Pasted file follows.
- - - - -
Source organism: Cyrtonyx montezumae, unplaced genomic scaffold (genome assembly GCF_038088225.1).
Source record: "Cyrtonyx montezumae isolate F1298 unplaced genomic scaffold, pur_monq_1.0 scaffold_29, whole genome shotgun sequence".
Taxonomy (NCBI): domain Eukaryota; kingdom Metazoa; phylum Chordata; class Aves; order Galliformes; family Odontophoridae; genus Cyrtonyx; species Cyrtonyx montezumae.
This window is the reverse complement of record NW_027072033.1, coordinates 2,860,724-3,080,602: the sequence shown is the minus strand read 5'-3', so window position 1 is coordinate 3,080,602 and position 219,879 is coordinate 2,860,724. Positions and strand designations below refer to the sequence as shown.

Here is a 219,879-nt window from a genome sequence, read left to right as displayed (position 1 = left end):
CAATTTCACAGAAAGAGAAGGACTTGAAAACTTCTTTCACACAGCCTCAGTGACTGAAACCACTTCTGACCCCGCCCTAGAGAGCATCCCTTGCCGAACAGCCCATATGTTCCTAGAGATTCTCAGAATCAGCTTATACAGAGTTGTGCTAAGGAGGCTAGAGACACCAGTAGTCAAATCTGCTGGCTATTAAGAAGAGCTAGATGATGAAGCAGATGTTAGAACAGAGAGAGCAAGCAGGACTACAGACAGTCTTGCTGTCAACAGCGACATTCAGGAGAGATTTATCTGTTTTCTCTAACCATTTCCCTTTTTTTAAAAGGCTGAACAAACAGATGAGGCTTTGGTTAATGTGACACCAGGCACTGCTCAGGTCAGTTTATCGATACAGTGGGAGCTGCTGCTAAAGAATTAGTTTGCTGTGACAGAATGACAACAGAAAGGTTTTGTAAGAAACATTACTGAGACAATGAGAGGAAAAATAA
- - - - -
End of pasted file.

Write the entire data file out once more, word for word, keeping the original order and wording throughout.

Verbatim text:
Source organism: Cyrtonyx montezumae, unplaced genomic scaffold (genome assembly GCF_038088225.1).
Source record: "Cyrtonyx montezumae isolate F1298 unplaced genomic scaffold, pur_monq_1.0 scaffold_29, whole genome shotgun sequence".
Taxonomy (NCBI): domain Eukaryota; kingdom Metazoa; phylum Chordata; class Aves; order Galliformes; family Odontophoridae; genus Cyrtonyx; species Cyrtonyx montezumae.
This window is the reverse complement of record NW_027072033.1, coordinates 2,860,724-3,080,602: the sequence shown is the minus strand read 5'-3', so window position 1 is coordinate 3,080,602 and position 219,879 is coordinate 2,860,724. Positions and strand designations below refer to the sequence as shown.

Here is a 219,879-nt window from a genome sequence, read left to right as displayed (position 1 = left end):
CAATTTCACAGAAAGAGAAGGACTTGAAAACTTCTTTCACACAGCCTCAGTGACTGAAACCACTTCTGACCCCGCCCTAGAGAGCATCCCTTGCCGAACAGCCCATATGTTCCTAGAGATTCTCAGAATCAGCTTATACAGAGTTGTGCTAAGGAGGCTAGAGACACCAGTAGTCAAATCTGCTGGCTATTAAGAAGAGCTAGATGATGAAGCAGATGTTAGAACAGAGAGAGCAAGCAGGACTACAGACAGTCTTGCTGTCAACAGCGACATTCAGGAGAGATTTATCTGTTTTCTCTAACCATTTCCCTTTTTTTAAAAGGCTGAACAAACAGATGAGGCTTTGGTTAATGTGACACCAGGCACTGCTCAGGTCAGTTTATCGATACAGTGGGAGCTGCTGCTAAAGAATTAGTTTGCTGTGACAGAATGACAACAGAAAGGTTTTGTAAGAAACATTACTGAGACAATGAGAGGAAAAATAA